Asistel in English
Creating an emergency supply kit
Stocking up now on tools and supplies you might need after an earthquake can add to your safety and comfort after a trembler strikes.
You should have at least three gallons drinking water for each member of the family. It would also be helpful to have a water purifier. Keep a three-day supply of non-perishable food and a manual can opener at the ready. Families with babies should remember to keep a supply of formula and bottled water in the home in case of emergencies.
A flashlight and battery-operated radio and extra batteries will be helpful if power is lost. It is also a good idea to have essential medications, an extra pair of eyeglasses, an extra set of house and car keys and cash on hand.
To cook food under primitive conditions, be prepared with plastic knives, forks and spoons, paper plates and cups, paper towels, heavy-duty aluminum foil and a camping stove for outdoor cooking. Before using fire to cook, make sure there are no gas leaks and never use charcoal briquettes indoors.
Proper sanitation is important after a disaster to prevent disease. Access to the following items will help keep the family healthier:
Large plastic trash bags, large trash cans, bar soap and liquid detergent. For personal hygiene, make sure to have a supply of shampoo, toothpaste and toothbrushes, feminine hygiene supplies, toilet paper and household bleach. If there is a baby in the family, remember to stock diapers, baby wipes and disposal bags.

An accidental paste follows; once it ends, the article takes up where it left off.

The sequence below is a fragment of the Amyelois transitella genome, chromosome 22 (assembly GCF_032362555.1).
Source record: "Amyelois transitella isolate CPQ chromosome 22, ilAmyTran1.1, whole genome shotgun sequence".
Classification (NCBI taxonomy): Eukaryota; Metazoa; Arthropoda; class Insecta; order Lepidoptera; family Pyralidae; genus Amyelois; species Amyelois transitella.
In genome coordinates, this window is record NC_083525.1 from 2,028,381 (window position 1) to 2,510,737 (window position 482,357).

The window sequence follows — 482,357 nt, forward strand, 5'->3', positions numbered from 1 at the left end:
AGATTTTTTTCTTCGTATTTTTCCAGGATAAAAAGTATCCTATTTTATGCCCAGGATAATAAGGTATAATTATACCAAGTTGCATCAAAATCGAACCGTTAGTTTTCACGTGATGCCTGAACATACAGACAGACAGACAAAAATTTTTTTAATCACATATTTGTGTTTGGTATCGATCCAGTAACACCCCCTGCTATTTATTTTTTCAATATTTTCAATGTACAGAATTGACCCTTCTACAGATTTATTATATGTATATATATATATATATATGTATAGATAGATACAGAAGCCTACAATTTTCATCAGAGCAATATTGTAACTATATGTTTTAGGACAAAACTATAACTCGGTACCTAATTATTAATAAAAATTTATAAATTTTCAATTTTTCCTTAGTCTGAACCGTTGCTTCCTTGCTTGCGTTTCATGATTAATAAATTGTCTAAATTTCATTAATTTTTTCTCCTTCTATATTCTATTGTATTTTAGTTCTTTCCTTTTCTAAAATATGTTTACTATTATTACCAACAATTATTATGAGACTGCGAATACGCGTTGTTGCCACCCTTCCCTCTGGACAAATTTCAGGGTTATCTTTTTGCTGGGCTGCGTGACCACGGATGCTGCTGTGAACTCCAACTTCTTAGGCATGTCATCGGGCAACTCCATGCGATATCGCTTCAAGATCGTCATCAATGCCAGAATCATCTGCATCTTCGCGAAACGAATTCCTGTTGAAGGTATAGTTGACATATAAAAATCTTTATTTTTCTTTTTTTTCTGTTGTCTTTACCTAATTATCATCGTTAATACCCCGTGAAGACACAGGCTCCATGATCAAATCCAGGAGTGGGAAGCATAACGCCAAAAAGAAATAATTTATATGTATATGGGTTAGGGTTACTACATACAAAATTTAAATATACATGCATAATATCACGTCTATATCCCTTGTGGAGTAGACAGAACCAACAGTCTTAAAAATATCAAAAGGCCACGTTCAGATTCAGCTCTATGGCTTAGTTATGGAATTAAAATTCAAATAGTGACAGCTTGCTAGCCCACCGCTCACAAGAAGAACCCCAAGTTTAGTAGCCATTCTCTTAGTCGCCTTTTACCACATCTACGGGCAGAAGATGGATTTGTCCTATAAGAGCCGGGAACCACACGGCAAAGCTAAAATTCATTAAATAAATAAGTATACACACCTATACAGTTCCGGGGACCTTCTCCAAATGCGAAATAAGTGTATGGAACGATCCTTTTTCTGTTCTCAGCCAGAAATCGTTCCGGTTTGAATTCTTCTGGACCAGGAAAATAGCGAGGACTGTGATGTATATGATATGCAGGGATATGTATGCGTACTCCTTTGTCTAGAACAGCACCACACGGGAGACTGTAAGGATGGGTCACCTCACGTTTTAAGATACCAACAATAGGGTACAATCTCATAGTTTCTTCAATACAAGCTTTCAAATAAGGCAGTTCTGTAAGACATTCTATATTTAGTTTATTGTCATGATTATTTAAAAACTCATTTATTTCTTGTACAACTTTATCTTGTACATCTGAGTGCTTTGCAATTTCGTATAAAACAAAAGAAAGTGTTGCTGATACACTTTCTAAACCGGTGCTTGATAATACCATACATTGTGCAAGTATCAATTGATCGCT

In order to meet the challenges of earthquake aftermath, experts suggest the following items also be among emergency supplies:
A fire extinguisher, sturdy shoes, heavy gloves, a knife, a garden hose for siphoning and firefighting, a tent, and, for communication if telephones, cell phones and the Internet are not working, paper, pens and stamps.
It will also be helpful to have access to an ax, shovel and broom, adjustable wrench for turning off gas, a tool kit that includes a screwdriver, pliers and a hammer, a coil of half-inch rope, plastic tape, a staple gun and plastic sheeting for window replacement, a bicycle and a city map.
A message from the University of California Cooperative Extension and the California Office of Emergency Services.